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Callum Smith closing in on George Groves, super middleweight elite

17
Nov
Callum Smith (right) in action with Vladine Biosse during their fight on July 12, 2014 in Liverpool, England. Smith scored a 10-round decision over the American. Photo by Paul Thomas/Getty Images

Callum Smith (right) in action with Vladine Biosse during their fight on July 12, 2014 in Liverpool, England. Smith scored a 10-round decision over the American. Photo by Paul Thomas/Getty Images

 

Unbeaten super middleweight Callum Smith is currently undergoing the metamorphosis from prospect to contender and victory on Saturday over Montenegro-based Serbian Nikola Sjekloca could open up the possibility of a massive domestic scrap against fellow Brit George Groves.

“As long as we keep winning then it will happen,” said Smith, who meets Sjekloca in a WBC eliminator in Liverpool. “I don’t want to look too far past Nov. 22 but if I can do a good job then it’s onwards and upwards. We’ll make the proper decision after I get past Sjekloca but George and I are definitely going to cross paths at some stage.

“I’m lucky to be in a division with so many quality fighters because having great opposition is what it’s all about. Sugar Ray Leonard isn’t who he is without Roberto Duran and Thomas Hearns. We saw with Froch and Groves how big these domestic fights can be and if I’m lucky enough to be part of one then that can only benefit me.”

Groves, who also appears on the stacked Liverpool show, is currently the WBC No. 1 contender and a fight with reigning title holder Anthony Dirrell is top priority in 2015. The hard punching Londoner is ranked No. 4 by THE RING at 168 pounds and there are those who believe Smith’s learning curve remains incomplete.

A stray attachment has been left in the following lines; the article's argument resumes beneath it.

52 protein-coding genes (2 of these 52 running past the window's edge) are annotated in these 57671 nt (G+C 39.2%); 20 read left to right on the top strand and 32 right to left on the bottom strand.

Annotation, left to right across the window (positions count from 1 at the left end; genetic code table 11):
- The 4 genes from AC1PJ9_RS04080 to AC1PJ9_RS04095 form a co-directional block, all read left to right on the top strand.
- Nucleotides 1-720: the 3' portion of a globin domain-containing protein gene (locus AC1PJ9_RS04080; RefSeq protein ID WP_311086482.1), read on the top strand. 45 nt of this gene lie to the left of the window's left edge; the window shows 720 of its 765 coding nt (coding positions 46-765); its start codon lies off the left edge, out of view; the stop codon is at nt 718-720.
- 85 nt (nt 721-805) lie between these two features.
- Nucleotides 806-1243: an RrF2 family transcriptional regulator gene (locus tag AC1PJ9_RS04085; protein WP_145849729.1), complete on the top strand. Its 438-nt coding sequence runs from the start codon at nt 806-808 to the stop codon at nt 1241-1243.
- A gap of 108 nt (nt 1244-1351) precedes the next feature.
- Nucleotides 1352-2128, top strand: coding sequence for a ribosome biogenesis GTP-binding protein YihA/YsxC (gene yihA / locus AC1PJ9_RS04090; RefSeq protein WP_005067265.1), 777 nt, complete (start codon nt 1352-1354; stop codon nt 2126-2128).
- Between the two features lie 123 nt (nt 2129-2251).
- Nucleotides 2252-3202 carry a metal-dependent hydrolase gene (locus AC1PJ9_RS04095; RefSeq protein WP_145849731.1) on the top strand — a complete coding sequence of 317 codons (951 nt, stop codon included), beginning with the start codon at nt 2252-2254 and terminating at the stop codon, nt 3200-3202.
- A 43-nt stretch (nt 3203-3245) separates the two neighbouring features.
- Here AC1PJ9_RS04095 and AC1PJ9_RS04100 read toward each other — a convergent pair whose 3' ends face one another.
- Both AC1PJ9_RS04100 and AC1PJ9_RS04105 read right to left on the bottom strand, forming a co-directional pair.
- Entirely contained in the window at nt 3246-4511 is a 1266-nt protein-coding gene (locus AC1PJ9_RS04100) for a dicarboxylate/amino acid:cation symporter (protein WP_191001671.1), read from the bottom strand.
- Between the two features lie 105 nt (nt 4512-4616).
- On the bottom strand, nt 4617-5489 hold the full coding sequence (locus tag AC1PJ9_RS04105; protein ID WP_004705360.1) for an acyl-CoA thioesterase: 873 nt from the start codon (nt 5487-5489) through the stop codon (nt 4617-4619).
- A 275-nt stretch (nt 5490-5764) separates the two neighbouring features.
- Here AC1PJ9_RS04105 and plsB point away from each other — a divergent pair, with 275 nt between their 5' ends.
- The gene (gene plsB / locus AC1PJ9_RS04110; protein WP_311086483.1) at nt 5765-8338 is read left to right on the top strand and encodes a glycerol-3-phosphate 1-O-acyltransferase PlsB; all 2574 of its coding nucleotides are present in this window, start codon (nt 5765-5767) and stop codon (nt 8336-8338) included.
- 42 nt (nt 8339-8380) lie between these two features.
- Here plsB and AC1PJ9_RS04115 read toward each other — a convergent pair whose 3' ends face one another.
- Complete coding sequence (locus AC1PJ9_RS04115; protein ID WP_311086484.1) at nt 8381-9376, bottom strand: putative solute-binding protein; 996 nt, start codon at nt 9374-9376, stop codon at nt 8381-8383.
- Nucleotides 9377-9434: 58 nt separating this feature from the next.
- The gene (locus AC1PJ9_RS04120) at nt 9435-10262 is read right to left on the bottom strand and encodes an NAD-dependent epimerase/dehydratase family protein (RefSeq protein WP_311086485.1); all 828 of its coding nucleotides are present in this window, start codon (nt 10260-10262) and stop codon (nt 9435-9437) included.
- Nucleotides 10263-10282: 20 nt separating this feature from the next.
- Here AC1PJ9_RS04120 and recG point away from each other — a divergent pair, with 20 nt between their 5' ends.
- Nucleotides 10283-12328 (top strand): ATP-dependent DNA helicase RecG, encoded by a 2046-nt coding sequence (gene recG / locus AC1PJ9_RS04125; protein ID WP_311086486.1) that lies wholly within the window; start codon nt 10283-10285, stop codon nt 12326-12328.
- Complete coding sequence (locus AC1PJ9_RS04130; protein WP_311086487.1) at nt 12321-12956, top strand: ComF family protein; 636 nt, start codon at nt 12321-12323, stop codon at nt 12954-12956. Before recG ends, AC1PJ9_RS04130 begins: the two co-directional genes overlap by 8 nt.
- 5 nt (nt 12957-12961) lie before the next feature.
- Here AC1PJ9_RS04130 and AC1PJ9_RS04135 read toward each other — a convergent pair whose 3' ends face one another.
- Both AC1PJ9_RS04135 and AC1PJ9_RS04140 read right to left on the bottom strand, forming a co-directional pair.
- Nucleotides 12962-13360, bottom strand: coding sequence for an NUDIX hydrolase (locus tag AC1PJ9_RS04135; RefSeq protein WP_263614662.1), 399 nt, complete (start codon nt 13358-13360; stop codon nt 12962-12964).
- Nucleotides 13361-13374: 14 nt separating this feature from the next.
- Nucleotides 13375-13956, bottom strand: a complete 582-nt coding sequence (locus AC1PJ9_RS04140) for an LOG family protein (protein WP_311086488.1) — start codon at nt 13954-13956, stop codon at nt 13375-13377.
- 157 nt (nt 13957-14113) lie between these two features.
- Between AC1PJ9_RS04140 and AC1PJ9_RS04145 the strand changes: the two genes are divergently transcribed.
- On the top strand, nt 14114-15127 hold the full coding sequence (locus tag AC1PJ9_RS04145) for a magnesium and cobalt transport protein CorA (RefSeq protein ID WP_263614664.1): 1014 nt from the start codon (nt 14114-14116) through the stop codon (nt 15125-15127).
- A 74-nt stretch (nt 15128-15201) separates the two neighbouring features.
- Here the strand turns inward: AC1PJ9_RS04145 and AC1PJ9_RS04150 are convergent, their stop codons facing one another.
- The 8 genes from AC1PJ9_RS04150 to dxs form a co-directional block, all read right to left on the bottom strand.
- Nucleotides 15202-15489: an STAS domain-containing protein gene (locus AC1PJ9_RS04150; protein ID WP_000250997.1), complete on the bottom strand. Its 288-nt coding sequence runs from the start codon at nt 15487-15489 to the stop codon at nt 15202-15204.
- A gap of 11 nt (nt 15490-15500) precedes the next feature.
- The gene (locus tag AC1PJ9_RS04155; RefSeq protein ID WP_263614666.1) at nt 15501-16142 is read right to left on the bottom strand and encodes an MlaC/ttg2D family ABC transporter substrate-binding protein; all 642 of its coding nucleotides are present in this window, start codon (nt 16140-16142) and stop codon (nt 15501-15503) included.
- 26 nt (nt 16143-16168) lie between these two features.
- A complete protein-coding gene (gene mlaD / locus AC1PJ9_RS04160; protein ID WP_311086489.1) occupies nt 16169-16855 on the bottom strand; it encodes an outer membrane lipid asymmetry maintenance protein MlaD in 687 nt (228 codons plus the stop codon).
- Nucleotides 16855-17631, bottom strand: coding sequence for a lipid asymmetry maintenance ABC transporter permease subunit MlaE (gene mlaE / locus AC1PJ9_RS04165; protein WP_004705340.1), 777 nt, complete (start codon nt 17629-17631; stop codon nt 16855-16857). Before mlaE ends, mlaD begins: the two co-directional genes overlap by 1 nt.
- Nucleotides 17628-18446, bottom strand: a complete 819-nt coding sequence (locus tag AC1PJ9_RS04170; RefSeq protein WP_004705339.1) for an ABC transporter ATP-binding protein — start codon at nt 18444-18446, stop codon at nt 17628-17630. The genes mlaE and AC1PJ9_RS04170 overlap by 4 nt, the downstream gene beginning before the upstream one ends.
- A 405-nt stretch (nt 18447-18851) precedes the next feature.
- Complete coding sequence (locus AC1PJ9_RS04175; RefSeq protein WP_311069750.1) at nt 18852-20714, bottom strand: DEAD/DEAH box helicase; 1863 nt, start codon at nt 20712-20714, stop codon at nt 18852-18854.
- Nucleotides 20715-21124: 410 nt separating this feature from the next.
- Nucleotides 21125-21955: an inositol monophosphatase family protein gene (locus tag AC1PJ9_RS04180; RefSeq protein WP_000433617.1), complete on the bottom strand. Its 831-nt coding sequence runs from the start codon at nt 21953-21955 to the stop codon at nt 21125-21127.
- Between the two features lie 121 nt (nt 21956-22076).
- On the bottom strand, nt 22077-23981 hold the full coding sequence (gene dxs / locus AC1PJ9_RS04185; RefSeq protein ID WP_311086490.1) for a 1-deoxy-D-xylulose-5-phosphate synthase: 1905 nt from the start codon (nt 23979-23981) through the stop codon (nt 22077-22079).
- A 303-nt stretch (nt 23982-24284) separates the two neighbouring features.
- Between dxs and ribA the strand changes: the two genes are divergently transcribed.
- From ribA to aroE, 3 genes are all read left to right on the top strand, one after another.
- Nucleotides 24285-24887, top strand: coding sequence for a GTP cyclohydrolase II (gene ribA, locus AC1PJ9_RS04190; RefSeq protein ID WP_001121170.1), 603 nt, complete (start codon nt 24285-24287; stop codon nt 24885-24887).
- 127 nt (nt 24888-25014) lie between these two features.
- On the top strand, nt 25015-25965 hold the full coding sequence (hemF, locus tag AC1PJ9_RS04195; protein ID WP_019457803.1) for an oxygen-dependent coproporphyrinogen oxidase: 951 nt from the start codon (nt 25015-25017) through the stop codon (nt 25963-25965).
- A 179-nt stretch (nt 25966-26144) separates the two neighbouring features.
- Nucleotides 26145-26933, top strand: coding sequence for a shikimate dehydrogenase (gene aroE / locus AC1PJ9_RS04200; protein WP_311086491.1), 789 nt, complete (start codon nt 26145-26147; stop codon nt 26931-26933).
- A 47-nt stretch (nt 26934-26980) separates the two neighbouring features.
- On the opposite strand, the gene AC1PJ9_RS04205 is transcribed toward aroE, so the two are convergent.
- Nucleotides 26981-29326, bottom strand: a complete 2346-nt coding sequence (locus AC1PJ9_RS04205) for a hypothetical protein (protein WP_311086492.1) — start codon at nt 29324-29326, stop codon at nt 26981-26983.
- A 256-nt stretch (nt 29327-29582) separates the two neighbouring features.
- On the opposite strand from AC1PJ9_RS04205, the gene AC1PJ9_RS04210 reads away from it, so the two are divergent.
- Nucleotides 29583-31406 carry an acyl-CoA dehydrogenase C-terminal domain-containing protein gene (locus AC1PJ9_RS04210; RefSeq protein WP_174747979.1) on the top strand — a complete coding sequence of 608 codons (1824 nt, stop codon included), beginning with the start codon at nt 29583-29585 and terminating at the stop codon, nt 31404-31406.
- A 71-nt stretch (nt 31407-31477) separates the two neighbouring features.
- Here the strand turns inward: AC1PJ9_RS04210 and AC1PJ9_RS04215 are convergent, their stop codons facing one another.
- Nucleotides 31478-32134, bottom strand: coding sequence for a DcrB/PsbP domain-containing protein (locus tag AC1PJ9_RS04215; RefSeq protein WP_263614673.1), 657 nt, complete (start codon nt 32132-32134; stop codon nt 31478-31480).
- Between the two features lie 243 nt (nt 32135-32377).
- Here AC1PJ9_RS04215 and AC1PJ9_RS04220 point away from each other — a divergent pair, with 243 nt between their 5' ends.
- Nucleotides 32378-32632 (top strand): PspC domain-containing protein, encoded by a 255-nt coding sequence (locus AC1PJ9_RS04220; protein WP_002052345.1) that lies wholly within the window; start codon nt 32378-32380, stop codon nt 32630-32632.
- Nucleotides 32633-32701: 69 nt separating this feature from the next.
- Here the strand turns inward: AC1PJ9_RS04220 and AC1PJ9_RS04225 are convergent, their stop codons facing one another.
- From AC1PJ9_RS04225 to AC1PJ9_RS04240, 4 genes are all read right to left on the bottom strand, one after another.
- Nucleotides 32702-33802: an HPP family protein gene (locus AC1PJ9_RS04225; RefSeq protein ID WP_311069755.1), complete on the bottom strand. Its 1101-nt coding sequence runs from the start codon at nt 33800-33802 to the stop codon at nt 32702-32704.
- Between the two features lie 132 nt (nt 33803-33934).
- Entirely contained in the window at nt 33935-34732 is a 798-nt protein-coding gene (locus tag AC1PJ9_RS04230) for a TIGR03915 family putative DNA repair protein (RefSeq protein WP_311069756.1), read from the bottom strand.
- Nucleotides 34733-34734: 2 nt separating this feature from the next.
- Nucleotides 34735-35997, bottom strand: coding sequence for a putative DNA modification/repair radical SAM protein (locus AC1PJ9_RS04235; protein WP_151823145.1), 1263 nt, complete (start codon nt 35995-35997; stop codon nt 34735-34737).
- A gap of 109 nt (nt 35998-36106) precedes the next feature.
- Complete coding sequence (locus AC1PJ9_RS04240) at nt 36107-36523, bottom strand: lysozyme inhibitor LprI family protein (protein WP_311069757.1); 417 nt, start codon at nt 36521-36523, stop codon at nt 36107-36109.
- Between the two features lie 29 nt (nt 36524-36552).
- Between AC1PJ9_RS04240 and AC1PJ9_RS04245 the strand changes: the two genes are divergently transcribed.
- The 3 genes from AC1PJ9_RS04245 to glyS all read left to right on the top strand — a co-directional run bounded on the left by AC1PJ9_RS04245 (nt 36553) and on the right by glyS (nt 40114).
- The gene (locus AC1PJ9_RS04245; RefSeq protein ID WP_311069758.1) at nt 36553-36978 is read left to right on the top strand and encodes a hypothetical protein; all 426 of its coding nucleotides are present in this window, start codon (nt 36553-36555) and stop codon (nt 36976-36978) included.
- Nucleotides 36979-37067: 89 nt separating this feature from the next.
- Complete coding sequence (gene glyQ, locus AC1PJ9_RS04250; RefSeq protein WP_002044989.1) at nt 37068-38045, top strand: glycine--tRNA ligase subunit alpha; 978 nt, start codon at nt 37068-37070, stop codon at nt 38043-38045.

“I’ve improved across the board,” said Smith, who turned professional in November 2012. “My power has improved but I also focus on throwing the right shots at the right time. A lot of young pros set a high pace, fire off loads of shots, and then wonder why they can’t secure a stoppage. If you work hard on picking your punches then you become a lot more effective.

“I’m a much better fighter than I was when I turned professional two years ago.”

Smith has solid proof when it comes to this philosophy. Following decision wins in his first two pro outings he scored six, yes six, first round knockouts in a row. Not once did he rush his work and when Matchroom Promotions upped the quality of the opposition, the 24 year old upped his game and passed each test with flying colors.

Smith said, “I’ve been in with a good variety of opposition which has been rewarding. There’s no point continually fighting the same style because sooner or later you’ll get found out. I’ve faced short, tall, orthodox and unorthodox fighters and dealt with them all fairly well, which proves that I can adapt.

“Quality sparring has also been vital because you don’t learn much when you knock out six guys inside a round. I’ve had terrific sparring with all the top domestic players, on and around my weight class, and gained invaluable experience during that time. This made up for the lack of ring time I had in some of my pro fights.”

Smith is aware of the expectations which people have but, as a personality, he is the polar opposite of the hype which continues to grow around him. Laid back to a fault, he allowed this writer to coax the George Groves conversation out of him but was keen to point out that all plans go out the window should he not perform well on Saturday.

“Nikola Sjekloca is a real challenge and you only have to look at his record to see that,” said Smith, who is the youngest of four brothers who all box professionally at a high level. “In 30 fights he’s only lost to Sakio Bika and Arthur Abraham, men who have held world titles. This is a massive jump and I know I’m in for a tough night, but I think it’ll bring out the best in me.

“Sjekloca is a very good boxer who likes to keep it long and, at 6ft 1, he’s accustomed to doing that. He likes to throw straight punches and get back into position, so we’re focusing on selecting the shots that’ll work against him. I’m 6ft 3, so he won’t have a height advantage over me.”

If Smith, known as “Mundo”, turns in yet another dazzling performance then the top players at 168 pounds will undoubtedly be looking over both shoulders.

 

 

British fans can order Nathan Cleverly vs. Tony Bellew (which features Callum Smith vs. Nikola Sjekloca) via Sky Box Office. This show is also available on the AWE network in the United States.

Tom Gray is a member of the British Boxing Writers’ Association and has contributed to various publications. Follow him on Twitter: @Tom_Gray_Boxing

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